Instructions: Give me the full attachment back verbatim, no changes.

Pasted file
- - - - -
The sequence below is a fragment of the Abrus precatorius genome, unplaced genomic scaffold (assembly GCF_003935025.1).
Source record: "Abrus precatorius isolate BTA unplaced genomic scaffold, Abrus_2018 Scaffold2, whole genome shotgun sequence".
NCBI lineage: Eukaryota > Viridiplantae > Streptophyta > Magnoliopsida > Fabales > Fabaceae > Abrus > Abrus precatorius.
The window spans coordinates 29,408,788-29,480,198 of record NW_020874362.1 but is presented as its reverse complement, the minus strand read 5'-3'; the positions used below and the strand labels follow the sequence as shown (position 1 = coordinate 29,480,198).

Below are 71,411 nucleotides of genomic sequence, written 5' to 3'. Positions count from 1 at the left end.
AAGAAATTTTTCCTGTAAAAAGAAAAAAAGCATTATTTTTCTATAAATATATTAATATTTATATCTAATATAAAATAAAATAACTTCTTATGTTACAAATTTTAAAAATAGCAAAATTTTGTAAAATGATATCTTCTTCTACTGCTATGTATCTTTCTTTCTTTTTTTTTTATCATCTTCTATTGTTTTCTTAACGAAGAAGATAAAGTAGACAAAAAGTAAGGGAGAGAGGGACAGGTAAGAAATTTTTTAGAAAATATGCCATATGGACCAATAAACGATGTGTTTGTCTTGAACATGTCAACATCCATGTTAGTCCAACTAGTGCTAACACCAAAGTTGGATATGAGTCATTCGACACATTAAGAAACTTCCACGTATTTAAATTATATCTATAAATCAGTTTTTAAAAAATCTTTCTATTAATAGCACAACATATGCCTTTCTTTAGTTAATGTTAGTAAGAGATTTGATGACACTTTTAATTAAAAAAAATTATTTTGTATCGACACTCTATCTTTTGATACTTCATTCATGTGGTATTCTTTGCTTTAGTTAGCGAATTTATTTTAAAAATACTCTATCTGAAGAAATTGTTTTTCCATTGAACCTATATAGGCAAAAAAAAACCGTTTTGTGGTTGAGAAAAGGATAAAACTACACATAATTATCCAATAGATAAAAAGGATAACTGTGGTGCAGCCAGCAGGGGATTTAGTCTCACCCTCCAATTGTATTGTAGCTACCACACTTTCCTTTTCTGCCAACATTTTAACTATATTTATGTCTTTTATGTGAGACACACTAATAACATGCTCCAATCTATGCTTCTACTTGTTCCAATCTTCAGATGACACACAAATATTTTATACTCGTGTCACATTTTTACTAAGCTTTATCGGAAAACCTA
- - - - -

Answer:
The sequence below is a fragment of the Abrus precatorius genome, unplaced genomic scaffold (assembly GCF_003935025.1).
Source record: "Abrus precatorius isolate BTA unplaced genomic scaffold, Abrus_2018 Scaffold2, whole genome shotgun sequence".
NCBI lineage: Eukaryota > Viridiplantae > Streptophyta > Magnoliopsida > Fabales > Fabaceae > Abrus > Abrus precatorius.
The window spans coordinates 29,408,788-29,480,198 of record NW_020874362.1 but is presented as its reverse complement, the minus strand read 5'-3'; the positions used below and the strand labels follow the sequence as shown (position 1 = coordinate 29,480,198).

Below are 71,411 nucleotides of genomic sequence, written 5' to 3'. Positions count from 1 at the left end.
AAGAAATTTTTCCTGTAAAAAGAAAAAAAGCATTATTTTTCTATAAATATATTAATATTTATATCTAATATAAAATAAAATAACTTCTTATGTTACAAATTTTAAAAATAGCAAAATTTTGTAAAATGATATCTTCTTCTACTGCTATGTATCTTTCTTTCTTTTTTTTTTATCATCTTCTATTGTTTTCTTAACGAAGAAGATAAAGTAGACAAAAAGTAAGGGAGAGAGGGACAGGTAAGAAATTTTTTAGAAAATATGCCATATGGACCAATAAACGATGTGTTTGTCTTGAACATGTCAACATCCATGTTAGTCCAACTAGTGCTAACACCAAAGTTGGATATGAGTCATTCGACACATTAAGAAACTTCCACGTATTTAAATTATATCTATAAATCAGTTTTTAAAAAATCTTTCTATTAATAGCACAACATATGCCTTTCTTTAGTTAATGTTAGTAAGAGATTTGATGACACTTTTAATTAAAAAAAATTATTTTGTATCGACACTCTATCTTTTGATACTTCATTCATGTGGTATTCTTTGCTTTAGTTAGCGAATTTATTTTAAAAATACTCTATCTGAAGAAATTGTTTTTCCATTGAACCTATATAGGCAAAAAAAAACCGTTTTGTGGTTGAGAAAAGGATAAAACTACACATAATTATCCAATAGATAAAAAGGATAACTGTGGTGCAGCCAGCAGGGGATTTAGTCTCACCCTCCAATTGTATTGTAGCTACCACACTTTCCTTTTCTGCCAACATTTTAACTATATTTATGTCTTTTATGTGAGACACACTAATAACATGCTCCAATCTATGCTTCTACTTGTTCCAATCTTCAGATGACACACAAATATTTTATACTCGTGTCACATTTTTACTAAGCTTTATCGGAAAACCTA